The above mentioned apps are where you can list your products for sale, along with online marketplaces such as Ebay.

  • Budgeting is a great way to build that emergency fund, especially building it beyond $1,000.  
  • Without a budget, excess spending will always be present, since you aren’t “tracking” what is going out. 
  • Dave Ramsey suggests the percentages below for those that are new to budgeting.
  • For example,  start off with the smallest debt, a credit card with $400 balance, so rather than paying the minimum, you throw everything you can at it in the first month.
  • If that isn’t enough to pay it off in the first month, then maybe the following month it is paid.
  • Then you move on to your next smallest debt, and aggressively pay that one off, and continue on until the largest is paid.
  • The reason this works is it helps you build momentum paying off the easier smaller ones. 
  • You need to do everything you can to get that extra money, including the budgeting, getting an extra job and any additional sources of income to help you heap more money on the snowball.
  • Making extra payments on debt is a good strategy to get out of debt faster. However you need to do it correctly, so you do not waste any of your hard earned money.
  • Experts say that you need to make sure that any extra payments you make go directly to reducing the principal, because this will ultimately reduce the amount of money you pay on interest of the said debt.
  • When you just make extra payments, you are not lowering your interest, you are just paying it early, but if you pay directly to principal, then your interest will reduce. Does it make sense? I took  me a long time to figure this out, so i was kind of annoyed at how much money i wasted this way.
  • For example, you owe $ 20,000 on your principal balance, your interest is not included in that amount.  You make regular payments of $200, $ 180 goes to principal and $20 goes to interest. 

Your balance is at $20920. Then you make an extra payment, it all goes to interest. Your principal balance stays the same, you just pay the interest on the loan earlier. Do you get the point?

  • Paying Interest is how the banks make their money – their charge to you for using their money. The longer you hold on to the debt, the more interest you pay.  The faster you pay the debt, the less interest you pay. Of course it is easier said than done.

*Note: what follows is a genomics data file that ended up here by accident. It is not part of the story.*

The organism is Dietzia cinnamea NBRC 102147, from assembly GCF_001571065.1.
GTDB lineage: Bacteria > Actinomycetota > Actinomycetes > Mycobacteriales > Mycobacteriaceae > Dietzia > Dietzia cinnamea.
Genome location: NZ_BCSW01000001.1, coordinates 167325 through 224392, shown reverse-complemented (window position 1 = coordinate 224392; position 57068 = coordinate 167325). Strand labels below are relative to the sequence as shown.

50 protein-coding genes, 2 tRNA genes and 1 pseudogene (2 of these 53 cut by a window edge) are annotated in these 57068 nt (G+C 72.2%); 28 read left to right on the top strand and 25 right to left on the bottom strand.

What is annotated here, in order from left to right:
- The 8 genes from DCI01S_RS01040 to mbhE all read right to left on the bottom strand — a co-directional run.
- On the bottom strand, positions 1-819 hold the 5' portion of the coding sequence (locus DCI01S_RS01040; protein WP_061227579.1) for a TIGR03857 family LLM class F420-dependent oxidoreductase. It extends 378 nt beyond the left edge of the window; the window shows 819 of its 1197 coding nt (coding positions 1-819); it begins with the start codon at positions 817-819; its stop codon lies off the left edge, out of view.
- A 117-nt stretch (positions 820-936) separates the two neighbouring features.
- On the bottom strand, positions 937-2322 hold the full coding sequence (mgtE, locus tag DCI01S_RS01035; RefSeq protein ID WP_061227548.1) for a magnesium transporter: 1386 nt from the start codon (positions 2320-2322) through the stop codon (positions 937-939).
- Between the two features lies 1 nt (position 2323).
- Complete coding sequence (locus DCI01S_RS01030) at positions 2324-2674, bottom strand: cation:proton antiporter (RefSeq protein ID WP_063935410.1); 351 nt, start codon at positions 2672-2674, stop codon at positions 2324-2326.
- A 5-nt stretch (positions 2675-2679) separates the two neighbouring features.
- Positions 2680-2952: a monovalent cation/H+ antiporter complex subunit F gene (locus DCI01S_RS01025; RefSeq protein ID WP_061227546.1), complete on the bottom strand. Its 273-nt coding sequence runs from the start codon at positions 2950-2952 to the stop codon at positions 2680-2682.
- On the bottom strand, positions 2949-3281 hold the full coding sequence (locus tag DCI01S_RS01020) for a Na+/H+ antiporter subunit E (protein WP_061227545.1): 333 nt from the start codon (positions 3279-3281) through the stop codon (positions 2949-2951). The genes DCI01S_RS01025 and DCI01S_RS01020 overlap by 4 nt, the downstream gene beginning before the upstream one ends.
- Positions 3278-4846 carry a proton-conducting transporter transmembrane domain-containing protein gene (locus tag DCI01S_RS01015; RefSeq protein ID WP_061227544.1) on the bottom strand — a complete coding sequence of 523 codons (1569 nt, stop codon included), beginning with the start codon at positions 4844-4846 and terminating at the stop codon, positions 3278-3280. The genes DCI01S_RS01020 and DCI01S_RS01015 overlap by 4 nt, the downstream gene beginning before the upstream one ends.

• The best way to do is make the actual payment, then wait a few days, make the extra payment. The second payment will go to the principal. 
  • Some companies require that you call them after you have made the payment to specify that you would like the second payment to go to principal and not to interest. Check with your creditors on that.

Aggressively paying off debt is scary, but staying in the comfort of debt is scarier.  It becomes easier with each payment you make. You can do it, you are on your way to build wealth.

  • A part of Dave Ramsey’s philosophy is about becoming aware of our money habits, then doing something about them. 
  • You might have anxiety about making the extra payments, but you get more comfort when seeing lots of money in your bank account.  
  • You could create a little security blanket. When doing your zero budget, leave $ 100 to cover any emergency. When not used, simply roll it over to the next pay period.
  • Ease yourself into it by paying half the amount and putting the other half into savings. It slowly grows your savings.
  • Many of us were taught that having debt was the way to go, letting someone own and take your money. It took me a long to understand that, but once i did, it got so much easier to pay off debt.

Some people live a very frugal life paying off debt.  Some go to extremes to save a buck here and there. Whatever rocks your boat. Remember not to put your health in danger. 

Lower some of your typical expenses such as; monthly car payments, electricity, phone, internet, TV, money spent on groceries and rent/mortgage.

Lower the interest being paid on  your car, or if that won’t save much, or isn’t an option due to credit, simply trade in your car for a lower priced car.

Perhaps paying $400 per month for a very nice car isn’t a true necessity, and you are able to lower that to $200 per month.  

  • The $200 savings can be applied to build that $1,000 emergency fund.

Install in a programmable thermostat. Depending on where you live, you can even out the temperature in your home, to save money. 

  • Adjust your water heater in the warmer months. 
  • Line dry your clothes during warmer months instead of using the dryer.

Consider moving to another apartment that will cost less, and again, those savings can go towards building the $1,000 nest.